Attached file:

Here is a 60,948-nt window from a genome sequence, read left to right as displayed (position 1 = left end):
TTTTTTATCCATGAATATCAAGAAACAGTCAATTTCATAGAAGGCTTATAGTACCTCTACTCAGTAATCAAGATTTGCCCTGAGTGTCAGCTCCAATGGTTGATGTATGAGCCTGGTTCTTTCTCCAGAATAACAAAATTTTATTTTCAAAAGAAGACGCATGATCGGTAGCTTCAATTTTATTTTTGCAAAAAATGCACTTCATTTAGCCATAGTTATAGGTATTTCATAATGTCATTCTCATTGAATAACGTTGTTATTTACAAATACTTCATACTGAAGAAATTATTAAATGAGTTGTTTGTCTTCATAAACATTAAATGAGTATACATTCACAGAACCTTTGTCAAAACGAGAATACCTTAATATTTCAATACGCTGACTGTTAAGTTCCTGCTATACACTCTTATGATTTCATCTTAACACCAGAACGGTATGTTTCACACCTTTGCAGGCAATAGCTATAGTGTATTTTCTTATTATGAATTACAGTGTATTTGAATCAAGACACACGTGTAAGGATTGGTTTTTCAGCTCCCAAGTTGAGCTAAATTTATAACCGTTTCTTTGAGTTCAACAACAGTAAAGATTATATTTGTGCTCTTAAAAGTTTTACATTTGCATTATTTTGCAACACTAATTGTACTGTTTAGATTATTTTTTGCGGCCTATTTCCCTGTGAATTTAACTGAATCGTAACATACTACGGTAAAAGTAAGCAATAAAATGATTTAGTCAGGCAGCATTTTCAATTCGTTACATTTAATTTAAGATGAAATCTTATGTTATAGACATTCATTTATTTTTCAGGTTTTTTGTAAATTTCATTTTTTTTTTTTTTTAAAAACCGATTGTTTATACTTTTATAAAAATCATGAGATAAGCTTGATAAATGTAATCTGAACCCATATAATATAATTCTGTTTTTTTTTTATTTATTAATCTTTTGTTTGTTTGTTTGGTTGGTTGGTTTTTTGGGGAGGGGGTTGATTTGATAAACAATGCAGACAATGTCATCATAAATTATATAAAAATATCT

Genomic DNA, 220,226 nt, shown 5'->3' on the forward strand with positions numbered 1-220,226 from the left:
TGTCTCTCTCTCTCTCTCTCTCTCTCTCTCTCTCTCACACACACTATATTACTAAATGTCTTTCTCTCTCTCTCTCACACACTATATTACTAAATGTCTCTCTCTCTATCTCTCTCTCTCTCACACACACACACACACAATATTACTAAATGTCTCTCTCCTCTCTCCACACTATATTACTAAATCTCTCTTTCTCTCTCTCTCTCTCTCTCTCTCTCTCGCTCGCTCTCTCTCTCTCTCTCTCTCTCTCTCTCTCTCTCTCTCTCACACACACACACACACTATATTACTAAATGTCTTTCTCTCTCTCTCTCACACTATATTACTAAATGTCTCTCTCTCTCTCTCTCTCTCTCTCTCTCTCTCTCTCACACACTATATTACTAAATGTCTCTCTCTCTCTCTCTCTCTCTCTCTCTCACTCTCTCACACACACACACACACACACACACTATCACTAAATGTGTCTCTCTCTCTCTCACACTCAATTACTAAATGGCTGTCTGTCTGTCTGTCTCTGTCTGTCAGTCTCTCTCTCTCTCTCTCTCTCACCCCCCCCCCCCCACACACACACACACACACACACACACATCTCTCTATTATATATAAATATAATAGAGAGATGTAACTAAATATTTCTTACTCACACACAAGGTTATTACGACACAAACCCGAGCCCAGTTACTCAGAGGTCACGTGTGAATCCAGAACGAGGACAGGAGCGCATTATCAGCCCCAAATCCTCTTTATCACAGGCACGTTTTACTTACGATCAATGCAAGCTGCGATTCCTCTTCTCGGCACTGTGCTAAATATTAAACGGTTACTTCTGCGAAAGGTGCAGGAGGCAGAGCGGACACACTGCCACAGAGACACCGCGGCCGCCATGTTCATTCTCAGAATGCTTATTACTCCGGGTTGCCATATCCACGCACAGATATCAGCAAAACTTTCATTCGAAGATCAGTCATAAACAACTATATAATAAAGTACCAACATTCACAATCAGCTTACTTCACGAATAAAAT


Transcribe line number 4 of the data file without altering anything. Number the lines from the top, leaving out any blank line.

TGTCTCTCTCTCTCTCTCTCTCTCTCTCTCTCTCTCACACACACTATATTACTAAATGTCTTTCTCTCTCTCTCTCACACACTATATTACTAAATGTCTCTCTCTCTATCTCTCTCTCTCTCACACACACACACACACAATATTACTAAATGTCTCTCTCCTCTCTCCACACTATATTACTAAATCTCTCTTTCTCTCTCTCTCTCTCTCTCTCTCTCTCGCTCGCTCTCTCTCTCTCTCTCTCTCTCTCTCTCTCTCTCTCTCTCACACACACACACACACTATATTACTAAATGTCTTTCTCTCTCTCTCTCACACTATATTACTAAATGTCTCTCTCTCTCTCTCTCTCTCTCTCTCTCTCTCTCTCACACACTATATTACTAAATGTCTCTCTCTCTCTCTCTCTCTCTCTCTCTCACTCTCTCACACACACACACACACACACACACTATCACTAAATGTGTCTCTCTCTCTCTCACACTCAATTACTAAATGGCTGTCTGTCTGTCTGTCTCTGTCTGTCAGTCTCTCTCTCTCTCTCTCTCTCACCCCCCCCCCCCCACACACACACACACACACACACACACATCTCTCTATTATATATAAATATAATAGAGAGATGTAACTAAATATTTCTTACTCACACACAAGGTTATTACGACACAAACCCGAGCCCAGTTACTCAGAGGTCACGTGTGAATCCAGAACGAGGACAGGAGCGCATTATCAGCCCCAAATCCTCTTTATCACAGGCACGTTTTACTTACGATCAATGCAAGCTGCGATTCCTCTTCTCGGCACTGTGCTAAATATTAAACGGTTACTTCTGCGAAAGGTGCAGGAGGCAGAGCGGACACACTGCCACAGAGACACCGCGGCCGCCATGTTCATTCTCAGAATGCTTATTACTCCGGGTTGCCATATCCACGCACAGATATCAGCAAAACTTTCATTCGAAGATCAGTCATAAACAACTATATAATAAAGTACCAACATTCACAATCAGCTTACTTCACGAATAAAAT